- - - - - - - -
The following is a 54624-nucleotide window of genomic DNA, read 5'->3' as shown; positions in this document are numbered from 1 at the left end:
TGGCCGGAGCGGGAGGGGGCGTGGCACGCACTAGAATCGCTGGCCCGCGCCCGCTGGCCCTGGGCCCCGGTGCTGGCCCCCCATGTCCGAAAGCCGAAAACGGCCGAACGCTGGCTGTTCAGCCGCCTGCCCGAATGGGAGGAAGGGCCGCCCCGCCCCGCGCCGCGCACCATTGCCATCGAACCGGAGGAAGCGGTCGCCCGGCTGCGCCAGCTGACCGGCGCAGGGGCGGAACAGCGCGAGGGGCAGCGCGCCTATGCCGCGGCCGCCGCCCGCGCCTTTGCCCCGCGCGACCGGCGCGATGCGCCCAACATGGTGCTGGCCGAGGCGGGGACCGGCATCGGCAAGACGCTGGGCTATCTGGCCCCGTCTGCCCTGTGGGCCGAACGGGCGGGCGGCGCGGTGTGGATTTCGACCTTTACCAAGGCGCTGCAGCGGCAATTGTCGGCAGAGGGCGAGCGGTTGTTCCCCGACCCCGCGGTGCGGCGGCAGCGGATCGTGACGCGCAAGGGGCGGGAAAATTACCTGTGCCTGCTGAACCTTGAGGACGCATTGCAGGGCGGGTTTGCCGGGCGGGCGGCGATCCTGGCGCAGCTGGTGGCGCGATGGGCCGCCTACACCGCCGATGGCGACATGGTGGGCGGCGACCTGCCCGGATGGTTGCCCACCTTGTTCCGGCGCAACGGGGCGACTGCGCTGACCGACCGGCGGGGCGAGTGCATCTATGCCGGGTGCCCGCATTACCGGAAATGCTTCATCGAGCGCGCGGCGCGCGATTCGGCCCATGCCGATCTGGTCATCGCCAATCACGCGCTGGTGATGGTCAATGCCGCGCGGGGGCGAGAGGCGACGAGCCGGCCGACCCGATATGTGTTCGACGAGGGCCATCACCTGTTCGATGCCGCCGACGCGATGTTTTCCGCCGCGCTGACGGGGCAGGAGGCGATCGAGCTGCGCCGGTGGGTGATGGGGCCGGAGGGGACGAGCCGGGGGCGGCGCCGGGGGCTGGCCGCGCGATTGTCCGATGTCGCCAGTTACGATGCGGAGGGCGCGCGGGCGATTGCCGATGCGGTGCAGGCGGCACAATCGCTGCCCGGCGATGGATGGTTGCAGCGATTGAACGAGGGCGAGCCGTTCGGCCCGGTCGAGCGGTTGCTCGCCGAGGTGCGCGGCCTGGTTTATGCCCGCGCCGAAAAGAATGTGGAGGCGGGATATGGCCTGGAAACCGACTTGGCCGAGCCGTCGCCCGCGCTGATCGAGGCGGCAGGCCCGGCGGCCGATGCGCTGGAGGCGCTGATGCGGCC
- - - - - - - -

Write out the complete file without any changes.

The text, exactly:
The following is a 54624-nucleotide window of genomic DNA, read 5'->3' as shown; positions in this document are numbered from 1 at the left end:
TGGCCGGAGCGGGAGGGGGCGTGGCACGCACTAGAATCGCTGGCCCGCGCCCGCTGGCCCTGGGCCCCGGTGCTGGCCCCCCATGTCCGAAAGCCGAAAACGGCCGAACGCTGGCTGTTCAGCCGCCTGCCCGAATGGGAGGAAGGGCCGCCCCGCCCCGCGCCGCGCACCATTGCCATCGAACCGGAGGAAGCGGTCGCCCGGCTGCGCCAGCTGACCGGCGCAGGGGCGGAACAGCGCGAGGGGCAGCGCGCCTATGCCGCGGCCGCCGCCCGCGCCTTTGCCCCGCGCGACCGGCGCGATGCGCCCAACATGGTGCTGGCCGAGGCGGGGACCGGCATCGGCAAGACGCTGGGCTATCTGGCCCCGTCTGCCCTGTGGGCCGAACGGGCGGGCGGCGCGGTGTGGATTTCGACCTTTACCAAGGCGCTGCAGCGGCAATTGTCGGCAGAGGGCGAGCGGTTGTTCCCCGACCCCGCGGTGCGGCGGCAGCGGATCGTGACGCGCAAGGGGCGGGAAAATTACCTGTGCCTGCTGAACCTTGAGGACGCATTGCAGGGCGGGTTTGCCGGGCGGGCGGCGATCCTGGCGCAGCTGGTGGCGCGATGGGCCGCCTACACCGCCGATGGCGACATGGTGGGCGGCGACCTGCCCGGATGGTTGCCCACCTTGTTCCGGCGCAACGGGGCGACTGCGCTGACCGACCGGCGGGGCGAGTGCATCTATGCCGGGTGCCCGCATTACCGGAAATGCTTCATCGAGCGCGCGGCGCGCGATTCGGCCCATGCCGATCTGGTCATCGCCAATCACGCGCTGGTGATGGTCAATGCCGCGCGGGGGCGAGAGGCGACGAGCCGGCCGACCCGATATGTGTTCGACGAGGGCCATCACCTGTTCGATGCCGCCGACGCGATGTTTTCCGCCGCGCTGACGGGGCAGGAGGCGATCGAGCTGCGCCGGTGGGTGATGGGGCCGGAGGGGACGAGCCGGGGGCGGCGCCGGGGGCTGGCCGCGCGATTGTCCGATGTCGCCAGTTACGATGCGGAGGGCGCGCGGGCGATTGCCGATGCGGTGCAGGCGGCACAATCGCTGCCCGGCGATGGATGGTTGCAGCGATTGAACGAGGGCGAGCCGTTCGGCCCGGTCGAGCGGTTGCTCGCCGAGGTGCGCGGCCTGGTTTATGCCCGCGCCGAAAAGAATGTGGAGGCGGGATATGGCCTGGAAACCGACTTGGCCGAGCCGTCGCCCGCGCTGATCGAGGCGGCAGGCCCGGCGGCCGATGCGCTGGAGGCGCTGATGCGGCC